SSB 5031

This analysis was prepared by non-partisan legislative staff for the use of legislative members in their deliberations. This analysis is not a part of the legislation nor does it constitute a statement of legislative intent.

As Passed House:

April 7, 2017

Title: An act relating to licensing and enforcement provisions applicable to money transmitters and currency exchanges under the uniform money services act.

Brief Description: Addressing licensing and enforcement provisions applicable to money transmitters and currency exchanges under the uniform money services act.

Sponsors: Senate Committee on Financial Institutions & Insurance (originally sponsored by Senators Angel and Mullet; by request of Department of Financial Institutions).

Brief History:

Committee Activity:

Business & Financial Services: 3/2/17 [DP].

Floor Activity:

Passed House: 4/7/17, 89-7.

Brief Summary of Substitute Bill

  • Defines virtual currency and requires disclosure of certain information to consumers.

  • Requires a surety bond for online currency exchangers.

  • Modifies various provisions of the Uniform Money Services Act.


Majority Report: Do pass. Signed by 9 members: Representatives Kirby, Chair; Reeves, Vice Chair; Vick, Ranking Minority Member; J. Walsh, Assistant Ranking Minority Member; Barkis, Blake, Jenkin, McCabe and Santos.

Staff: Robbi Kesler (786-7153).


The Department of Financial Institutions (DFI) regulates money transmission and currency exchange businesses (collectively referred to as money services) under the Uniform Money Services Act (Act). The DFI may examine and investigate money service provider licensees and may take action for violations of the Act. The DFI may also adopt rules to implement the Act.

Money transmission is the receipt of money for the purpose of transmitting or delivering the money to another location, whether inside or outside the United States. Money can be transmitted or delivered by any means, including wire, facsimile, or electronic transfer. Money transmitters are required to obtain a surety bond, or other security acceptable to the DFI, based on the prior year's money transmission dollar volume. Generally, the bond must be at least $10,000 and not exceed $550,000. The DFI may increase the bond amount required if the money transmitter's financial condition is in danger. The surety bond must cover claims for at least five years after the date of a money transmitter's violation, or at least five years after the money transmitter stops services in this state.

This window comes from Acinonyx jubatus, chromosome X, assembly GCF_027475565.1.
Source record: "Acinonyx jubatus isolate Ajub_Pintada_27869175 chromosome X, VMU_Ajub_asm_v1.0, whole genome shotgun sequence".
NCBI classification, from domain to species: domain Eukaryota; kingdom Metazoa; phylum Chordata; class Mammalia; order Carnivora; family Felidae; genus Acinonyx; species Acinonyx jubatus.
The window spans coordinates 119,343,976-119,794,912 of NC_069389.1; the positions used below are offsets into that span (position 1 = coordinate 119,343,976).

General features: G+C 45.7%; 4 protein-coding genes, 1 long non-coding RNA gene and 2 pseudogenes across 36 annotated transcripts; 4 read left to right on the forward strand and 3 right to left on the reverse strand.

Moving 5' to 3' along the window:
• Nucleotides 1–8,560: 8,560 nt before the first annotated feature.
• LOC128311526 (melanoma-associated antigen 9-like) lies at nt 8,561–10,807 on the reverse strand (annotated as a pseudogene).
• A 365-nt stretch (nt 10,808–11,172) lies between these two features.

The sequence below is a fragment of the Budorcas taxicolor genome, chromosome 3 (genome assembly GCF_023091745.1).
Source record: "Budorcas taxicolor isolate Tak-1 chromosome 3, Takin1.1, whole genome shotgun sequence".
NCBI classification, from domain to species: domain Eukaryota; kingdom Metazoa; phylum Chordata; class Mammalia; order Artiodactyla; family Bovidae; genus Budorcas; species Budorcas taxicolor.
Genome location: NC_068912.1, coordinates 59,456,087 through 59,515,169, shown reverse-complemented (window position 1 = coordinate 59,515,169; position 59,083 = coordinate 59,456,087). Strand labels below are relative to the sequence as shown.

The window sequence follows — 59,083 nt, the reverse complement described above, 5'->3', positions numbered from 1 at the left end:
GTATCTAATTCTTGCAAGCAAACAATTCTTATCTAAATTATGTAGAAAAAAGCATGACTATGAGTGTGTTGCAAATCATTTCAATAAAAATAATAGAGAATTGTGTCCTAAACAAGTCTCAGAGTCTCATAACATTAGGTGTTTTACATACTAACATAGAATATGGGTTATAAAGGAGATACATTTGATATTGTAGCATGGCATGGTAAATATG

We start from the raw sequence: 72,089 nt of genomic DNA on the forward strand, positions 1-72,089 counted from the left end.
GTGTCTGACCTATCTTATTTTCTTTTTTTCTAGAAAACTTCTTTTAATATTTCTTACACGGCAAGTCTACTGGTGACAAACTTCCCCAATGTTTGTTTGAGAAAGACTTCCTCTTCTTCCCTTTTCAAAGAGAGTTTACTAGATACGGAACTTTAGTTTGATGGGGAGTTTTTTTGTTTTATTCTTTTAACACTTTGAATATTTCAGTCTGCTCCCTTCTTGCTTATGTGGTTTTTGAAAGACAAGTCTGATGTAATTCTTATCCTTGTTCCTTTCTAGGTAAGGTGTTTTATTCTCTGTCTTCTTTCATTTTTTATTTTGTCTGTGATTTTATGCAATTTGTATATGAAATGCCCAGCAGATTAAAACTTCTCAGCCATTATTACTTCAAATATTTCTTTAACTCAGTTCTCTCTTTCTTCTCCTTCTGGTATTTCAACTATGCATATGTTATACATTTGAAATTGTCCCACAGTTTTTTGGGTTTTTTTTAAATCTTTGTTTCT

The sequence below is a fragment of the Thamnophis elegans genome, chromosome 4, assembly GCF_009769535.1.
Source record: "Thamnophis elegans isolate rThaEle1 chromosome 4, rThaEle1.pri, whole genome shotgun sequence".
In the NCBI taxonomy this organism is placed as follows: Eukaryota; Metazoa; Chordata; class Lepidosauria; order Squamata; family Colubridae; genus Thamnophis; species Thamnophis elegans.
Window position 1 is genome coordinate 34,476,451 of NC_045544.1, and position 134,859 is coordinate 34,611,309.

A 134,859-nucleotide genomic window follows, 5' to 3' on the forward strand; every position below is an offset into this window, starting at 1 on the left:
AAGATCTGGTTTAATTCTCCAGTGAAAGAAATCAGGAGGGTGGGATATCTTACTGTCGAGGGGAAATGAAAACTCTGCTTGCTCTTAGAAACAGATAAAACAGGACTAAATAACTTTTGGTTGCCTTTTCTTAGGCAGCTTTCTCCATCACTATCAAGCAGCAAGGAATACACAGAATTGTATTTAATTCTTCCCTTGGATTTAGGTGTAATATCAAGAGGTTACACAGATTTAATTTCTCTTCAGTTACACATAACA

Currency exchange is the exchange of money of one government for the money of another government, or holding oneself out as being able to complete such an exchange. Currently, a surety bond is not required for currency exchangers.

The DFI currently regulates virtual currency value exchange businesses as money transmitters under this Act. Virtual currency is a digital representation of value, stored and exchanged electronically.

These entities are specifically exempted from the Act:Ÿ

The DFI may waive the licensing requirements of the Act when necessary to facilitate commerce and protect consumers.

Summary of Bill:

Virtual Currency.

Virtual currency is defined as a digital representation of value that does not have legal tender status as recognized by the United States government.

Virtual currency money transmitter licensees are required to disclose, in a clear and conspicuous manner:

Virtual currency money transmitters must hold like-kind virtual currency funds in the amount obligated to consumers.

Virtual currency money transmitters that store virtual currency for others must complete a third-party security audit of all electronic information and data systems and submit all findings to the DFI.

Online Currency Exchangers.

A surety bond is required for online currency exchangers. Generally, the surety bond amount will be at least $10,000 and not exceed $50,000 based on the nature and volume of licensee's activities. At the discretion of the DFI, the bond may be increased to an amount not exceeding $1 million. The surety bond must cover claims for at least one year after the date of an online currency exchanger licensee's violation or one year after the licensee stops services in this state. The DFI may issue a cease and desist order for licensees that do not maintain a surety bond.

Other Modifications.

The bond requirement for money transmitters is modified to allow the DFI to increase the amount of the bond up to an amount not to exceed $1 million based on the nature and volume of the licensee's business and the financial health of the company. Security in lieu of bond is no longer available for money transmitters.

Payment processors, payroll companies, bookkeepers, and accounting firms are excluded from the Act if money transmission or currency exchange is an ancillary service.

The DFI may examine and investigate persons engaging in money transmission or currency exchange without a license.

The DFI is not prohibited from publically disclosing a list of licensees' authorized delegates.

Appropriation: None.

Fiscal Note: Available.

Effective Date: The bill takes effect 90 days after adjournment of the session in which the bill is passed.

Staff Summary of Public Testimony:

(In support) This bill provides updates to keep up with technology in the money transmitter and online currency exchange industries. The DFI has worked with stakeholders. This is identical to Substitute House Bill 1045 that previously passed the House of Representatives.

(Opposed) None.

Persons Testifying: Senator Angel, prime sponsor; and Charlie Clark, Department of Financial Institutions.

Persons Signed In To Testify But Not Testifying: None.